cropduster


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cropduster

(ˈkrɒpˌdʌstə)
n
1. (Agriculture) an aeroplane used to spray crops with fertilizer or insecticide
2. (Agriculture) the pilot of such an aeroplane
References in periodicals archive ?
The S-1 (single-seat) and S-2 (tandem seating for two) Pitts Special is the brainchild of Curtis Pitts, a designer and cropduster, who envisioned the airplane as the first one specifically designed for aerobatics, according to the International Council of Air Shows Foundation.
But his father was in the insurance business--Mark White recently retired as CEO of Arkansas Blue Cross & Blue Shield--and "didn't really want me to be a cropduster.
You play Bulldog the plane who is taking part in a round–the–world air race, joined by lowly cropduster Dusty, who dreams of big things.
Produced outside the auspices of Pixar and showing it in every uninspired particular, this formulaic underdog story--about a lowly cropduster who dreams of joining the fast flyers in an international air race--feels heavily geared toward small fry at the expense of grown-up interest.
Conventional banana farms use protective plastic bags that have been impregnated with insecticides (typically chlorpyrifos), apply nematicides and fungicides via cropduster or by injection into the soil, and use herbicides to kill competing plants.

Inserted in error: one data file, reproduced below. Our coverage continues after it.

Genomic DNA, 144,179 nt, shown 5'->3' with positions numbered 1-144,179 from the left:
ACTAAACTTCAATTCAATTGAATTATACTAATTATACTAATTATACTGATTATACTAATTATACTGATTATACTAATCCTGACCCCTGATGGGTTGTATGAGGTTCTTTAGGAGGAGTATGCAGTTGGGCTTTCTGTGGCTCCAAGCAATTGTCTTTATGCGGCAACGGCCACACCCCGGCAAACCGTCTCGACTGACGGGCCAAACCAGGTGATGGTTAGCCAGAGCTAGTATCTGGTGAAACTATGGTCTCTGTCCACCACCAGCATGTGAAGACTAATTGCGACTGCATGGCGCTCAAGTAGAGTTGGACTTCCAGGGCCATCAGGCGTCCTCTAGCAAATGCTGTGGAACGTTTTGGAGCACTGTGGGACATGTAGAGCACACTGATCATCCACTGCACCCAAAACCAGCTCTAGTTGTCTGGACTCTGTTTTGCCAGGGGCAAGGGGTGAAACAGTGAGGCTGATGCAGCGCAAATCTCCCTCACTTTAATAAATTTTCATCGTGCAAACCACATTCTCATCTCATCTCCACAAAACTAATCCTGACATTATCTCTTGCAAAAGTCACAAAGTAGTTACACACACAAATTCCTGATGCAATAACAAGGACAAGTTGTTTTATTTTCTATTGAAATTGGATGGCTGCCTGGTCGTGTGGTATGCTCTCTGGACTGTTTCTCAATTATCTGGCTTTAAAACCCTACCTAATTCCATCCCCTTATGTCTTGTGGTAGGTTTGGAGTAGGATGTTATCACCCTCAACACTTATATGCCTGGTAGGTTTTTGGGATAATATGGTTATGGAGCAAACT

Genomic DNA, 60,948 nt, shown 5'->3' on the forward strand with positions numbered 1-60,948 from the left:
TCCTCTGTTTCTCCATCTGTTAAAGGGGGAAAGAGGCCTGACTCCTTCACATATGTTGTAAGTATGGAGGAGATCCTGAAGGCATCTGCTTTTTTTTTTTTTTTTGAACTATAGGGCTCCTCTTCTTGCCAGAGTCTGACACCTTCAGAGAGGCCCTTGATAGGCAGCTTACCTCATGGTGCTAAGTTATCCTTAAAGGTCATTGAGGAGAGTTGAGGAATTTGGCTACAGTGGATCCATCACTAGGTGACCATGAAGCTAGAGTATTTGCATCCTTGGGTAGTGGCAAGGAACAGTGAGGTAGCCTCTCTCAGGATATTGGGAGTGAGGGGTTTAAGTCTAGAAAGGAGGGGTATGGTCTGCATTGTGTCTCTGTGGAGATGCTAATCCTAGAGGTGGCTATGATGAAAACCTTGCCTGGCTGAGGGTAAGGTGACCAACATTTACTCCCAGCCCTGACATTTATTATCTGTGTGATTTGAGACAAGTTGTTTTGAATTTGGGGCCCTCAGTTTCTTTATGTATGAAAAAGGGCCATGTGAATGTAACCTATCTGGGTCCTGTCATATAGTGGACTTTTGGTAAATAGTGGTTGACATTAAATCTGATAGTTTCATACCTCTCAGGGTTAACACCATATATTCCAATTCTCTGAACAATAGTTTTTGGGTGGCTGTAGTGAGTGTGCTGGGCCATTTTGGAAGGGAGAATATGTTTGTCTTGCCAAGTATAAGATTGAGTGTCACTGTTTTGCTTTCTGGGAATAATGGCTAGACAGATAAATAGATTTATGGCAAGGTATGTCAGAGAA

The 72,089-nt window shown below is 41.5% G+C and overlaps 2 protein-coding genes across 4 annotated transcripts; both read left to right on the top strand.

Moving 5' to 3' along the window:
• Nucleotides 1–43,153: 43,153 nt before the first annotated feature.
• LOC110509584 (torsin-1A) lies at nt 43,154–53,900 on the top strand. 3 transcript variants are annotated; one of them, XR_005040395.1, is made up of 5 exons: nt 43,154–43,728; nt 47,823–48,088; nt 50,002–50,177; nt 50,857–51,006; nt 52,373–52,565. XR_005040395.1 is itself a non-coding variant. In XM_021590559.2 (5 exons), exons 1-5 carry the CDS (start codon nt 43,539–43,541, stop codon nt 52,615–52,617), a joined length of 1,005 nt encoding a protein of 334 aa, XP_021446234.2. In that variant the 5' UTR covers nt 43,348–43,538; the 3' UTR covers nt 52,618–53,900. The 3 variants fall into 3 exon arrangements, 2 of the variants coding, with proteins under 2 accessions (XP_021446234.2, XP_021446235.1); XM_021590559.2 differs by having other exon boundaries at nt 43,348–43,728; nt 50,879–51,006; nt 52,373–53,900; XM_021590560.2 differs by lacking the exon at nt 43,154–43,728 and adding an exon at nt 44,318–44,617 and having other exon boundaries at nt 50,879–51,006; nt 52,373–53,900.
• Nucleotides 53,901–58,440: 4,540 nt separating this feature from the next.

The local airport has already a pledge from one cropduster business and is employing others to the airport.
When he is sprayed by a cropduster and becomes seriously ill, they care for him with ever-dwindling resources.
In that case, stay with the old "chop and drop" cropduster approach.
Former cropduster Seale, who was found guilty of kidnapping and conspiracy, was sentenced to three life terms.
Allocating some $200m to the fight, the UN's Food and Agricultural Organisation (FAO) hired six modern cropduster planes from the US, and with ground crews using global positioning devices to locate the swarms swung into immediate action.
As she leaves the bus, a cropduster makes several aerial passes across the field, thereby echoing the famous scene in Hitchcock's film in which Roger Thornhill (Cary Grant) is pursued and almost killed by a similar cropduster in cornfields on the outskirts of Chicago.